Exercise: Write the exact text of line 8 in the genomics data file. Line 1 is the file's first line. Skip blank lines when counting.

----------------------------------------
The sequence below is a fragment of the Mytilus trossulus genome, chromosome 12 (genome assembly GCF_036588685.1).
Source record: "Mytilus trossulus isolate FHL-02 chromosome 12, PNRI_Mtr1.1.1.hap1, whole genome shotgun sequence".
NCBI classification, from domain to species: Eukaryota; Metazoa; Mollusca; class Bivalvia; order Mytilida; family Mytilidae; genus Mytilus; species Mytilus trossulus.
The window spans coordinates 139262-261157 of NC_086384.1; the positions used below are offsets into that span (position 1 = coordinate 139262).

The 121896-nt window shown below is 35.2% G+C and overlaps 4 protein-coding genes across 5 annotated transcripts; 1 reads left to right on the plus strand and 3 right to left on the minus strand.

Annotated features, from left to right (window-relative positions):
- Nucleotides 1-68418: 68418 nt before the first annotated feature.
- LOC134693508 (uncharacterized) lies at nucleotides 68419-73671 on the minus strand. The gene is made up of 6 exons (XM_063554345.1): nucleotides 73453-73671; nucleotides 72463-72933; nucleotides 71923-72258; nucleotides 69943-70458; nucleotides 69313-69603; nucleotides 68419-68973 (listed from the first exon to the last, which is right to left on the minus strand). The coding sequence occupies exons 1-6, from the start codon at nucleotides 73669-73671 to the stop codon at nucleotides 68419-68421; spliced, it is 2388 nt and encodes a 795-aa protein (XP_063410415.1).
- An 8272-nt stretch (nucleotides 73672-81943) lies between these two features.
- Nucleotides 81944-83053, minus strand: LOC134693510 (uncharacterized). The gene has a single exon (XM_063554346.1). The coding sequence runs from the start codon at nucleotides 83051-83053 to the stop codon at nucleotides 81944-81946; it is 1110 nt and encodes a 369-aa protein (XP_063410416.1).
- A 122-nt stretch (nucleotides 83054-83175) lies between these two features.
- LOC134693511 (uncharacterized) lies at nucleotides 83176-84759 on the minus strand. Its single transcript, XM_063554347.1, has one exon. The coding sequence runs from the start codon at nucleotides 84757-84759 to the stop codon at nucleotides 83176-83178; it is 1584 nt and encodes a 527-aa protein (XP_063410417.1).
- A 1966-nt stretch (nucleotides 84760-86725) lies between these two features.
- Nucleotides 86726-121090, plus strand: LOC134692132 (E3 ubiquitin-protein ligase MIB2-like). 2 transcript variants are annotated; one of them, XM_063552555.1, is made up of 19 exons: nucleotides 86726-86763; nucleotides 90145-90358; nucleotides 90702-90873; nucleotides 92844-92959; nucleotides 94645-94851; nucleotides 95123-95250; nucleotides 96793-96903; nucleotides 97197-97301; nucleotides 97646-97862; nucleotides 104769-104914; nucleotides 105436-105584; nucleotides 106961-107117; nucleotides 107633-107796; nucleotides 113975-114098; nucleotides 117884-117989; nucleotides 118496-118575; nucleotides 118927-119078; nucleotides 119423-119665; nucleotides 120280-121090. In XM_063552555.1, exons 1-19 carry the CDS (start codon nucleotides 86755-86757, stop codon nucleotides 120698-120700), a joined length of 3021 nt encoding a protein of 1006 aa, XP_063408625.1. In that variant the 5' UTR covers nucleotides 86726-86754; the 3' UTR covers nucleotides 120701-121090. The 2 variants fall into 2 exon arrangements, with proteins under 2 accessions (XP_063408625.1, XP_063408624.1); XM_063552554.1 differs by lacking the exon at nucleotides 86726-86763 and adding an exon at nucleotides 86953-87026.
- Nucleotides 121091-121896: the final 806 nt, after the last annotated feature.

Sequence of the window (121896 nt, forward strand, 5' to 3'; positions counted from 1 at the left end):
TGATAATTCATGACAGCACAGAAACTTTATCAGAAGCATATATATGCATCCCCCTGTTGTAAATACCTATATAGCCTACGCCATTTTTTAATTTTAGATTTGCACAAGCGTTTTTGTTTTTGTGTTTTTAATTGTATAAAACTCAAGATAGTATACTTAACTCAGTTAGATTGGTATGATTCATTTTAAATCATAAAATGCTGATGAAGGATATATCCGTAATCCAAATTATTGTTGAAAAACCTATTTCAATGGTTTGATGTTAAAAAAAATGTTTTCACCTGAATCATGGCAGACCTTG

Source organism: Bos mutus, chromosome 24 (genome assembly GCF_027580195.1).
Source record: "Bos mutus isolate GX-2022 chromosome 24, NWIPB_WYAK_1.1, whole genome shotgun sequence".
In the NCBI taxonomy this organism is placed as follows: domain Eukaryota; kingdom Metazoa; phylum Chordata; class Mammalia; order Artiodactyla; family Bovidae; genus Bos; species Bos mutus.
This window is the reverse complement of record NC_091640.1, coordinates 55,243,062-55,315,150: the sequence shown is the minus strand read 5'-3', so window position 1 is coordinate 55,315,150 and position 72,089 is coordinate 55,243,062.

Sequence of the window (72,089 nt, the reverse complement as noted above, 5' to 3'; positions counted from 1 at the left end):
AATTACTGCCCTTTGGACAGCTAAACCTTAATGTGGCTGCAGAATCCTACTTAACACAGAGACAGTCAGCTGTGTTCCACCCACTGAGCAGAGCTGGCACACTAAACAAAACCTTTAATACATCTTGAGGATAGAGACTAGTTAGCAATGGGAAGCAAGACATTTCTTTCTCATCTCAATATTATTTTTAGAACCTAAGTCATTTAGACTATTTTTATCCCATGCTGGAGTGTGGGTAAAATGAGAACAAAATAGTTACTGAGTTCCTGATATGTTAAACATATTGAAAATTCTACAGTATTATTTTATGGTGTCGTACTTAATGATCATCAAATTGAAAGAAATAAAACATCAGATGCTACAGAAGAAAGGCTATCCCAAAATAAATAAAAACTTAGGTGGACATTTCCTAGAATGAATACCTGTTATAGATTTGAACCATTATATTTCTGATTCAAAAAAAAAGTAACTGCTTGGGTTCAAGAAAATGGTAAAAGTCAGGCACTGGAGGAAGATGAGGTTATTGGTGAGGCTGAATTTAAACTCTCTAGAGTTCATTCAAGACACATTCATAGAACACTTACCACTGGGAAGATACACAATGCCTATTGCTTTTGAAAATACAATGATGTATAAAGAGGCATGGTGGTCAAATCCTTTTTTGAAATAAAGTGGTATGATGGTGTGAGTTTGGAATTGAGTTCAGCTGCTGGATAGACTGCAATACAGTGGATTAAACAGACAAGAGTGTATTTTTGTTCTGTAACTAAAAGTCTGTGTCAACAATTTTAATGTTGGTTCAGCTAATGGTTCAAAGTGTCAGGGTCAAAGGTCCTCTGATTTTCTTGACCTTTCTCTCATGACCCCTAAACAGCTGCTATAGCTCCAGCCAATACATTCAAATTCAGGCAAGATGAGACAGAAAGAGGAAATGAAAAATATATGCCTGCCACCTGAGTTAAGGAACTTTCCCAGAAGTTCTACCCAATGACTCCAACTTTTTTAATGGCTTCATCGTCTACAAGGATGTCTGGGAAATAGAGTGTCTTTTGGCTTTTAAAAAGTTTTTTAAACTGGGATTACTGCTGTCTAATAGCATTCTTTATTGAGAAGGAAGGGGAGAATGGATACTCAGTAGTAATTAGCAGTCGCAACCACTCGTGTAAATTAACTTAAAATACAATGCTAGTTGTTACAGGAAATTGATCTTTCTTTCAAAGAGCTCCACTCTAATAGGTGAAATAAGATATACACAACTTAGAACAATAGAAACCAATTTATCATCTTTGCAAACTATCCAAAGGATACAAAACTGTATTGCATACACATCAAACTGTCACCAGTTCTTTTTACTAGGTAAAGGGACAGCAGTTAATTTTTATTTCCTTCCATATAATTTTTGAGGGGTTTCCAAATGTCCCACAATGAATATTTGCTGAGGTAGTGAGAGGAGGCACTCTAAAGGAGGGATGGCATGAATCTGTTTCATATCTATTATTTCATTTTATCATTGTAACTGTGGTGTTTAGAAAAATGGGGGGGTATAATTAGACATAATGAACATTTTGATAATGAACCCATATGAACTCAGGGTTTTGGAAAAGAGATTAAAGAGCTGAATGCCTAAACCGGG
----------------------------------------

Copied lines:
- LOC134693508 (uncharacterized) lies at nucleotides 68419-73671 on the minus strand. The gene is made up of 6 exons (XM_063554345.1): nucleotides 73453-73671; nucleotides 72463-72933; nucleotides 71923-72258; nucleotides 69943-70458; nucleotides 69313-69603; nucleotides 68419-68973 (listed from the first exon to the last, which is right to left on the minus strand). The coding sequence occupies exons 1-6, from the start codon at nucleotides 73669-73671 to the stop codon at nucleotides 68419-68421; spliced, it is 2388 nt and encodes a 795-aa protein (XP_063410415.1).